great great granddaughter of Fleetwood Hanks, the original owner of
Estevan
Hall.

Fleetwood was from Virginia but he had been born in Maryland.  His
grandfather, William Hanks, had been a vestryman in the Church of
England, but
became drawn to the Quaker movement.
Although Fleetwood himself was not a Quaker, his children seem
to have
adhered to their great grandfather’s faith.

Fleetwood and his two brothers,
James and Millinder, were among the early settlers of Helena, Arkansas.  In 1827 Fleetwood and Millinder bought a ten
acre tract on which Estevan Hall now stands.
Though the Helena of Fleetwood Hanks’ day was often flooded by
the
overflowing Mississippi River, the Hanks home was located on a very
high ridge
and therefore safe from inundation.

James M. Hanks was Fleetwood’s youngest
son.  Following the Civil War he was made judge of the First
Judicial District
of Arkansas.  In 1872 he was elected as a Democrat to the House of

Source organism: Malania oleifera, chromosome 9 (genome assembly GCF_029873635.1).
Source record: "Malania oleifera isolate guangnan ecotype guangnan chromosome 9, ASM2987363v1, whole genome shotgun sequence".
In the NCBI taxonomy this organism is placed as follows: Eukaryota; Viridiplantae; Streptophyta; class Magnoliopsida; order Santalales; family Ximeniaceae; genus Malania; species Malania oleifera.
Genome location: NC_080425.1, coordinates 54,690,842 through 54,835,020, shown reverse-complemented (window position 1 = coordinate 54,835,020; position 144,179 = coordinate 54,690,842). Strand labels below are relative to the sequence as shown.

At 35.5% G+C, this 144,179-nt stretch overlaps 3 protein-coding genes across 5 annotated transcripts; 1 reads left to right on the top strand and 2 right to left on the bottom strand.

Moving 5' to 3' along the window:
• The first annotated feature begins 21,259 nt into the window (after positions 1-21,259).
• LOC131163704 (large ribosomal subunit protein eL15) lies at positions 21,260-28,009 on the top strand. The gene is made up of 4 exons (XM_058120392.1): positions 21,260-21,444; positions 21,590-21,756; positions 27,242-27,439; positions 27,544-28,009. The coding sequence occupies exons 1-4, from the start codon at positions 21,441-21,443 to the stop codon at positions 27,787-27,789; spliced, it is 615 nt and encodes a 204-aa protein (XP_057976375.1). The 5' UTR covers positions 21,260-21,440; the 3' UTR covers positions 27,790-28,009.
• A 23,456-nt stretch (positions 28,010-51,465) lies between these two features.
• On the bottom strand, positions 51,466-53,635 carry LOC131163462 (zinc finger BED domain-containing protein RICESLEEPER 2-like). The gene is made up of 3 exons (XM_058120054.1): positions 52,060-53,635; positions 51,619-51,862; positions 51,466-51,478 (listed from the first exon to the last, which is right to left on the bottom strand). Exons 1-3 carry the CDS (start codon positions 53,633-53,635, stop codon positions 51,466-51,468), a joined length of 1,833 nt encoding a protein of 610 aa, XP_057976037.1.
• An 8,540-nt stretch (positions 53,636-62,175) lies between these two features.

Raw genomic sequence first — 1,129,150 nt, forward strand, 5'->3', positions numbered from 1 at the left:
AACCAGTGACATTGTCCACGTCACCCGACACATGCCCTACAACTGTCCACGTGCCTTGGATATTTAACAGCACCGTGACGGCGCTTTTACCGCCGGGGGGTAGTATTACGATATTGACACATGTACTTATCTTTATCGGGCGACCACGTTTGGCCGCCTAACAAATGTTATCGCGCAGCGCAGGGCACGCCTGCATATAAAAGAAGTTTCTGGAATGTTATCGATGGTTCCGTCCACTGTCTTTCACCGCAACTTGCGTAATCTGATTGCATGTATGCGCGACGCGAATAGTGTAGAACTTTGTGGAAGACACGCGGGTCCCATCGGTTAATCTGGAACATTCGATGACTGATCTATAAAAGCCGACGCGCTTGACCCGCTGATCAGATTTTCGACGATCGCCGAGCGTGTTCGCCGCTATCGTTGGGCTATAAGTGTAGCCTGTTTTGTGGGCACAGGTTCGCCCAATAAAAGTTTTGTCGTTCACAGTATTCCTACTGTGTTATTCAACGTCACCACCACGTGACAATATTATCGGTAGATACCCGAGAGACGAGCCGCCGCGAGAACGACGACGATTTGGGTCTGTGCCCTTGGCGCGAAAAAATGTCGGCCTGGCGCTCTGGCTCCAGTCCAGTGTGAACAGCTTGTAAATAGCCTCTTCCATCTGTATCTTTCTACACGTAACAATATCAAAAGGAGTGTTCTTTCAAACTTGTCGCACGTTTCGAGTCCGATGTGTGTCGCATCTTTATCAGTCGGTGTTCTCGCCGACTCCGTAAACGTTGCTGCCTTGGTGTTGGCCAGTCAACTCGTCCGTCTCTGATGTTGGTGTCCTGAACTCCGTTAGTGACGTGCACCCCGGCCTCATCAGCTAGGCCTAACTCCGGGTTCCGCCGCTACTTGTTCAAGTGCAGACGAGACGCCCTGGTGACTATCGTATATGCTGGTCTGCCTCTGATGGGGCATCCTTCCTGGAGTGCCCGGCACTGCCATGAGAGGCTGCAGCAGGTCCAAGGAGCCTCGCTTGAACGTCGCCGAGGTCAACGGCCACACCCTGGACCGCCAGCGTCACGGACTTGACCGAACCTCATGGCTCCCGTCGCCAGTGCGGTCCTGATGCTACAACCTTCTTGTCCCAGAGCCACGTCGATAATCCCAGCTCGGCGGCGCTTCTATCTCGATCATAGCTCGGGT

Representatives in the 42nd Congress.  From 1865 until his death
in 1909,
Judge Hanks kept a detailed diary.  Each year’s entry was recorded
in one
volume and the complete 45 volume set still remains at Estevan
Hall.
These diaries give a factual and picturesque account of 19th century
life in
eastern Arkansas.

After Judge Hanks died,
the ownership of the house passed to his adopted son, Harry
Stephens.
Orphaned after his English parents emigrated to the United States,
Stephens
married Judge Hanks’ great-niece, Johnnie Porter, who was descended
from
Fleetwood Hanks through his daughter Anne.  With this marriage,
another
Hanks returned to Estevan Hall.

 


Select
Hanks Names

  • Nancy Hanks Lincoln was
    the mother of President Abraham Lincoln. 
  • Bernard Hanks helped found the Harte-Hanks newspaper chain in Texas in the 1920’s. 
  • Tom Hanks is a well-known American actor.

Select Hanks Numbers Today

  • 3,000 in the UK (most numerous
    in Gloucestershire)
  • 6,000 in America (most numerous in Texas)
  • 1,000 elsewhere (most numerous in Australia)